The Sweeper: Has the Recession Finally Caught Up the Big Four?

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Stamford Bridge seen from Brompton Cemetery

Heading into the busy post-Christmas Premier League schedule, Paul Hayward has written one of those Observer op-eds that gets your fist pumping shortly before you start scratching your head.

In it he argues that the current slipshod form of the Premier League Big Four—combined losses of 19 games between Manchester United, Arsenal, Liverpool and Chelsea since the start of the season—can be linked to their extravagant debt-spending:

In a year when the British economy was shown to be a con trick perpetrated by the banks and their gimps in government, the big clubs stopped spending on the scale they had when leveraged loans could be had like Smarties. Manchester United, who paid £263m in interest in the three years to 2008, banked 75% of the £80m they received for Cristiano Ronaldo. Arsenal trousered most of the £30m they took for Kolo Touré and Emmanuel Adebayor as City chased their dream of building “a successful business where the core competency is football”. Liverpool groan under borrowings of £313m, and threw away £36.5m in interest charges last year.

Yet as as nice as it would be to say the rich are finally “getting theirs” this season after persisting in spending money they don’t really have, the league table doesn’t yet tell the tale.  Despite recent high-profile losses, Hayward admits three of the four big clubs still occupy the top three league spots.  Those same three clubs have also qualified for the knock-out stages of the Champions League.  Liverpool are the clear outlier, with seven losses of those 19, but their squad isn’t substantially different from the one that almost won the title last season.  Meanwhile, Manchester United are suffering one of the worst defensive injury bouts in memory, Chelsea are comfortably five points ahead, and Arsenal are as consistent as they have ever been in the post-Henry, post-Viera period.

In other words, the Big Four’s woes this year can be traced largely to more mundane footballing matters, rather to some sort of epic fail in the transfer market.  Even the one club with the ability to buy players with little fear of debt interest payments, Manchester City, have fired their manager after an “unsatisfactory” sixth place finish before Christmas.  While we can all dream of a 2009-10 season that ends with a Tottenham or an Aston Villa—paragons of prudent spending and good management according to Hayward—crashing the Champions League party, their ability to do so will likely have to do more with what happens on the pitch this year than off it.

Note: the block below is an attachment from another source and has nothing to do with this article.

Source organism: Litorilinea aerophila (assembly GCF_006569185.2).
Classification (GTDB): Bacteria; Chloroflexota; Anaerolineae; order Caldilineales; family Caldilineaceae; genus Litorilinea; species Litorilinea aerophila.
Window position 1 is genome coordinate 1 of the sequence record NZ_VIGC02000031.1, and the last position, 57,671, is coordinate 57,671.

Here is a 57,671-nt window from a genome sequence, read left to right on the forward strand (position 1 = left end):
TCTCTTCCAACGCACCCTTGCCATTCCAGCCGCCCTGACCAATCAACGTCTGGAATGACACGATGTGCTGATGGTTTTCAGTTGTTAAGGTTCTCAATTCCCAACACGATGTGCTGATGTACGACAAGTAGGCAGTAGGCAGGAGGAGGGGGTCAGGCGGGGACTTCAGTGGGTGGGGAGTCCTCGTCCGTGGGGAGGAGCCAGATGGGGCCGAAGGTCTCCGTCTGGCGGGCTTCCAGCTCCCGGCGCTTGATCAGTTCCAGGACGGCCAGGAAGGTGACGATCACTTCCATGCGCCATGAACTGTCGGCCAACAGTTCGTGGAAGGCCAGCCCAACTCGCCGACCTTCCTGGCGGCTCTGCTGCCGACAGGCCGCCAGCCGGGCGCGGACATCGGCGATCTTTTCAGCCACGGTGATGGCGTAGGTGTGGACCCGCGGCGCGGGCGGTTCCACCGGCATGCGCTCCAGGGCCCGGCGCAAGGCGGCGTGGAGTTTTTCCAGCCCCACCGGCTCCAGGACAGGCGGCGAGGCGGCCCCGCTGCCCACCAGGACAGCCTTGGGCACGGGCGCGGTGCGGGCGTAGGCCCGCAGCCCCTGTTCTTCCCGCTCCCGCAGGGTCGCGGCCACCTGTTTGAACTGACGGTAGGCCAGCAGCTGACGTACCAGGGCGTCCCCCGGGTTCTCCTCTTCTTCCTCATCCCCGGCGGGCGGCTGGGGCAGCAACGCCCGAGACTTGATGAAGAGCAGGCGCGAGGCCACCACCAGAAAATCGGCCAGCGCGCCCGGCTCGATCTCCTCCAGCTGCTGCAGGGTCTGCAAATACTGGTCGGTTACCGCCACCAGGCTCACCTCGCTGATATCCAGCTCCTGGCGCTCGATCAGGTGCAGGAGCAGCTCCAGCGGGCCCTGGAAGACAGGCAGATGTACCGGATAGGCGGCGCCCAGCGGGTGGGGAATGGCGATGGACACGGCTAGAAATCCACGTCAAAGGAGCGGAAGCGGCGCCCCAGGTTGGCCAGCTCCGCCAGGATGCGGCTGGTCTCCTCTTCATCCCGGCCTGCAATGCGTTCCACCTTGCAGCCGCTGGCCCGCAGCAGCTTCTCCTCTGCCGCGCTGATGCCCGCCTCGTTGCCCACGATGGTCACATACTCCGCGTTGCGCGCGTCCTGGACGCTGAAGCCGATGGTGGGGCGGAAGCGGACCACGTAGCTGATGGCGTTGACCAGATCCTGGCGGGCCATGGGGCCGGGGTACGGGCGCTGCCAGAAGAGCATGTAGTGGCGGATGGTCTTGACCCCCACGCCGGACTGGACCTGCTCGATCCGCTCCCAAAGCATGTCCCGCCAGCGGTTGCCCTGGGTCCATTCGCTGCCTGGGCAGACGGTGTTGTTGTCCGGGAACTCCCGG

Worldwide Stories

  • The Chief Executive of the Scottish Football Association, Gordon Smith, has told the Telegraph that Scotland’s failure to qualify for the World Cup came in part from former-Scotland manager George Burley‘s inability to communicate with the press: “[Burley] didn’t have those personal and working relationships with the media.”
  • ESPN presenter Ray Stubbs was taken to hospital “as a medical precaution” at half time during the Liverpool v. Wolves telecast.
  • Match Fit USA believes 2022 should be the USA’s year to host the World Cup, in part to help shore up MLS’ status as a world class league.
  • River Plate midfielder Diego Buonanotte was seriously hurt in a car crash that killed three people in the southern Argentine province of Santa Fe yesterday.
  • Run of Play’s Brian Phillips is cooking up something tasty for 2010.

Richard Whittall writes A More Splendid Life.

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